Karma returns to majors

Remember how in 2009 the wrong player kept winning major championships? Welcome to 2010, where karma is back.

Phil Mickelson was dressed in black on Masters Sunday, including a black cap, but figuratively he was wearing a white hat. He and his family have been through a rough time in the last 11 months, with his wife and mother both undergoing treatments for breast cancer. This was the first time since last May that his wife, Amy, was able to attend a tournament.

Phil is a fan favorite anyway, a modern-day Arnold Palmer when it comes to making eye contact and connecting with folks in the gallery. His willingness to sign autographs and his bold style of play also earn him points.

His main foes on Sunday were Lee Westwood, K.J. Choi, and Tiger Woods. Westwood and Choi are nice enough guys, but they are from England and Korea, respectively (though Choi lives in the U.S. now). Neither was going to be the people’s choice in Augusta, Georgia, as long as there was a good American alternative.

Woods, of course, was making his return to tournament golf after a scandal-induced five-month self-imposed exile. The contrast could not have been more stark. On the one hand, you had the consummate family man who took time off from the Tour last year to be with Amy during treatments. Going up against him, you had a serial philanderer who had been unfaithful to his wife with, apparently, a parade of other women.

Amy Mickelson was waiting for Phil with their three children behind the 18th green after spending most of the week resting in their Augusta rental home (the long-term prognosis is good, but day-to-day life not easy while the treatment is ongoing). Woods’ wife, Elin, and their two children, were back in Florida, and no one knows if the marriage has a chance of surviving. If Tiger had won, he would have been greeted behind the green by…his agent.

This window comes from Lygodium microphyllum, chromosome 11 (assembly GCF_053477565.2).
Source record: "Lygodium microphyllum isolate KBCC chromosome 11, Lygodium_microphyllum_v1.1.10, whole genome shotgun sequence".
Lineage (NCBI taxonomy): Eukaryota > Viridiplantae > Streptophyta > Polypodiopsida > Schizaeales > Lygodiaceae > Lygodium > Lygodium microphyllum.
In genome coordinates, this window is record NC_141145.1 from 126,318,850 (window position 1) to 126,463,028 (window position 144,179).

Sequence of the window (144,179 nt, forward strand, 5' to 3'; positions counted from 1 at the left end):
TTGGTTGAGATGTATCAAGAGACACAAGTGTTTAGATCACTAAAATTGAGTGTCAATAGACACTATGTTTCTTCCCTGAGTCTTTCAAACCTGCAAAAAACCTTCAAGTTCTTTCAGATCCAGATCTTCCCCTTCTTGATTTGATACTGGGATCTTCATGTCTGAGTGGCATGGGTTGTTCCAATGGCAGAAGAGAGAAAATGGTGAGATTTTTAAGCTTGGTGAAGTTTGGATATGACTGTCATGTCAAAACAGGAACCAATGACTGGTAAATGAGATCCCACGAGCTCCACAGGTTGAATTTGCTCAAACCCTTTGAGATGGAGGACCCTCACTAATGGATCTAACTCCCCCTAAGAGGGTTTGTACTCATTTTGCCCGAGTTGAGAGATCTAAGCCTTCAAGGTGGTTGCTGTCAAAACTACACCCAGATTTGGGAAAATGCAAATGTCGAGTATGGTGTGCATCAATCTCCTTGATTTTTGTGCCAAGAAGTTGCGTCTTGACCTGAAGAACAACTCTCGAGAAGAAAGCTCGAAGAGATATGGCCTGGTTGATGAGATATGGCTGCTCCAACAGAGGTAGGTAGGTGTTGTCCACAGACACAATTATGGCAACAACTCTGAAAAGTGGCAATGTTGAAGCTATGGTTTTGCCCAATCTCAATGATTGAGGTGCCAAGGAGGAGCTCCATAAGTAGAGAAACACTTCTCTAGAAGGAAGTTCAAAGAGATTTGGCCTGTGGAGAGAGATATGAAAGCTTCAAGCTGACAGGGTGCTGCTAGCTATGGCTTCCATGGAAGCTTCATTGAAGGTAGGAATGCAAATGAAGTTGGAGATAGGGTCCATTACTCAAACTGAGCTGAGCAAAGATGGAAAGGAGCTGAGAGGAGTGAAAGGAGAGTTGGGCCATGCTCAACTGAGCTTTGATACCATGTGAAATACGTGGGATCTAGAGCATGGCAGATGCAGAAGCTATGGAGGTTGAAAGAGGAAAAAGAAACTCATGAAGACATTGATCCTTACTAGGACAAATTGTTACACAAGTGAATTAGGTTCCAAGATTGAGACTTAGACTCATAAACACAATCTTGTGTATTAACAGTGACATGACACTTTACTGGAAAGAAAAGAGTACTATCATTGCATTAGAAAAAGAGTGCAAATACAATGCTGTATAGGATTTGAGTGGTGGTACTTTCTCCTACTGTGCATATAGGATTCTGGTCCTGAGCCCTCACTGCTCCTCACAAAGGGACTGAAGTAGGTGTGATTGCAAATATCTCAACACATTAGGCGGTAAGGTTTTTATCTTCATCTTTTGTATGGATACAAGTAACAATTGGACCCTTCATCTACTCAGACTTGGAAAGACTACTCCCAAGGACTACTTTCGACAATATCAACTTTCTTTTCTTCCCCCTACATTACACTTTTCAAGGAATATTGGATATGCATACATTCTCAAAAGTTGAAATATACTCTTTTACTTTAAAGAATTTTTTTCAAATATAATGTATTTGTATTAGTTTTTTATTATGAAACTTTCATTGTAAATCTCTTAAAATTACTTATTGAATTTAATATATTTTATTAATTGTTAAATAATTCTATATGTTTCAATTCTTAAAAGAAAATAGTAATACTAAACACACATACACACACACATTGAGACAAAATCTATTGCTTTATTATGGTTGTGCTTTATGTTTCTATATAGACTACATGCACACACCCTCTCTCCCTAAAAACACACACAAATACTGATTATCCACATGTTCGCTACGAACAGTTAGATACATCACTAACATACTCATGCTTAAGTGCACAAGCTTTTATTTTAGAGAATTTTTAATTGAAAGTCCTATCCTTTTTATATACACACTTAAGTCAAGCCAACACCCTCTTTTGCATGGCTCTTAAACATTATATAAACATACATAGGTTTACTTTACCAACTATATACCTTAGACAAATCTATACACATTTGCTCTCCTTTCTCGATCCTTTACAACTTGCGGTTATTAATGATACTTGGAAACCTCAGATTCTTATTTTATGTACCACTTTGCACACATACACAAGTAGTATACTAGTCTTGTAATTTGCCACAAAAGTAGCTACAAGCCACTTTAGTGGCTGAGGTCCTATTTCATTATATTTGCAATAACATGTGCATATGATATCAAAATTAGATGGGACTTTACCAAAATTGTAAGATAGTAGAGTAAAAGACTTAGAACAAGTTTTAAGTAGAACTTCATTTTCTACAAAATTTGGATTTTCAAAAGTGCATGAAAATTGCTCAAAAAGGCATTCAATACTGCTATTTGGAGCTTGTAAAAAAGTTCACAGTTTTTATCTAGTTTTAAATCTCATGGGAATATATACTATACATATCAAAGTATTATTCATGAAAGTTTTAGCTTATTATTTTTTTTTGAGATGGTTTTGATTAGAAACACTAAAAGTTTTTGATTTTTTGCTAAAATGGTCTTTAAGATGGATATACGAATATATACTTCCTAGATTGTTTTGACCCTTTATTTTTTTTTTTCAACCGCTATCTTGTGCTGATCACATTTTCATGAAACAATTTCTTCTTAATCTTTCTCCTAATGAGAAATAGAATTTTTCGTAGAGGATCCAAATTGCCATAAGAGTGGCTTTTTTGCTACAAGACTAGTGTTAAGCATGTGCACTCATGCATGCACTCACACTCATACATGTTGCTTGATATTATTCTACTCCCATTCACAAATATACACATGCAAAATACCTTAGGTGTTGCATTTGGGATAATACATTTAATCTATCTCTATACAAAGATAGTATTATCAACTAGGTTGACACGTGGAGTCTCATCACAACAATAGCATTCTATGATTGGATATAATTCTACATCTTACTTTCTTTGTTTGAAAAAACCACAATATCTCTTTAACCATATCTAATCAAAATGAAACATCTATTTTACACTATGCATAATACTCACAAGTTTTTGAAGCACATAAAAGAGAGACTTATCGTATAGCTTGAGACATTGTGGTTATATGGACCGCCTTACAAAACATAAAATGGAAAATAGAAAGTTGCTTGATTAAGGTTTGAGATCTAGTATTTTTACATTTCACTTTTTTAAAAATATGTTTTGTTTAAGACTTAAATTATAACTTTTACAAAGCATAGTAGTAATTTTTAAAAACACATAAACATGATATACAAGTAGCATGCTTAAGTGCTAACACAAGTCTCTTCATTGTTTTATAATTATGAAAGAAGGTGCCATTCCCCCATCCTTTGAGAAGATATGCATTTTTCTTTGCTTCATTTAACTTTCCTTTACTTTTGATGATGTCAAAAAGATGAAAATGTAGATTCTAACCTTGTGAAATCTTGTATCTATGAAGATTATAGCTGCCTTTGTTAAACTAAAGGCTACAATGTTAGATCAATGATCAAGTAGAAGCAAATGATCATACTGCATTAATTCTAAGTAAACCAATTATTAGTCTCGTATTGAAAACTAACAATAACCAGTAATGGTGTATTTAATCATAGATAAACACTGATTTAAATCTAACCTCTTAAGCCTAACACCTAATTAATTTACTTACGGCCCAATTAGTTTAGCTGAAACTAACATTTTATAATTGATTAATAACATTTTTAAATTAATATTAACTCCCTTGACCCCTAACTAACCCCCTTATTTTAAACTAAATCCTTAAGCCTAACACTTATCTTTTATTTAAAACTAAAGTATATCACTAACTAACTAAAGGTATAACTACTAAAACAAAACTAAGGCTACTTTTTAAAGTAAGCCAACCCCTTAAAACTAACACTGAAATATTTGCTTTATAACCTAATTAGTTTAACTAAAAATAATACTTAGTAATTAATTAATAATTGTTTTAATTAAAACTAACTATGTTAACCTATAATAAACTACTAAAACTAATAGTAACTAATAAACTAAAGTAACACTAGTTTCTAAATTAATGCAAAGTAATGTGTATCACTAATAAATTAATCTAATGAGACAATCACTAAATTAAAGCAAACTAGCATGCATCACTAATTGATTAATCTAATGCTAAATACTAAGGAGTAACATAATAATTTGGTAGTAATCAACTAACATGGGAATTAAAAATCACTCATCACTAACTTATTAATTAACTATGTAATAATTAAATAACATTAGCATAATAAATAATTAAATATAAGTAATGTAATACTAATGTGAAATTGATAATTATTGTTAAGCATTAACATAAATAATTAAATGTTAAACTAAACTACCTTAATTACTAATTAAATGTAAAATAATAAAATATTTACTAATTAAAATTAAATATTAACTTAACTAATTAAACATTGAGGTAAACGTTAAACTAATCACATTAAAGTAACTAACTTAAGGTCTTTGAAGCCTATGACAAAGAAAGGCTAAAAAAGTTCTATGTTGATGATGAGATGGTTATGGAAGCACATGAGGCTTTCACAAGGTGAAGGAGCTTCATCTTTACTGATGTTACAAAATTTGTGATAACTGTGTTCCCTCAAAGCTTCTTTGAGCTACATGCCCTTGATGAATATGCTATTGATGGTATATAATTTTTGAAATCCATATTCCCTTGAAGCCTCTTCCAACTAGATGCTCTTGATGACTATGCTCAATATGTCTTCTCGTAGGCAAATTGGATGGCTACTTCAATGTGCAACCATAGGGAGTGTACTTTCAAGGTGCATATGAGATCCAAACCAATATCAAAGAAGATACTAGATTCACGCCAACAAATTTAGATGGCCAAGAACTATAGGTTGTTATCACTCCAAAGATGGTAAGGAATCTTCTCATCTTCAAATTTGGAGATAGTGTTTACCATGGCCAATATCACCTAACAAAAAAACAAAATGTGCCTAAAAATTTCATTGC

Golf is rarely a morality play, nor should it be, but this had all the trappings.

On top of that, Woods was playing the role of heavy very well. Early in the week, he said he would change his temperament and behavior on the course, reducing his outbursts even though it would also mean toning down his celebrations. But once he started hitting some bad shots on the weekend, it was the same old Tiger, petulant displays that on a couple of occasions were spiced by curse words picked up by microphones.

Then there was the ungracious interview with CBS’ Peter Kostis, where all Woods could manage was to spit out that he wasn’t happy with the week because he didn’t win, instead of saying that it was good to be back and acknowledging the support he received from the fans. When asked about his demeanor, he said that too much was being made of it.

But he’s the one who said he was going to change. And then showed no signs that he was even trying to change, no acknowledgment that he’d said he would work on that.

I’m actually fine with Tiger being intense on the course, as long as he makes an effort to tone down his worst outbursts and stops acting like there’s nothing wrong with dropping f-bombs in front of 6-year-old spectators. I think it is possible to rein in the negative without turning into some flat-line version of Tiger. I’m also fine with Tiger being ultra-focused on winning. That’s who he is. He doesn’t need to change his stripes on the course all that much.

Where Tiger needs to change is off the course, to become a “better man,” as he has said. I think he can do that while remaining the same Tiger the golfer except for softening some of the edges.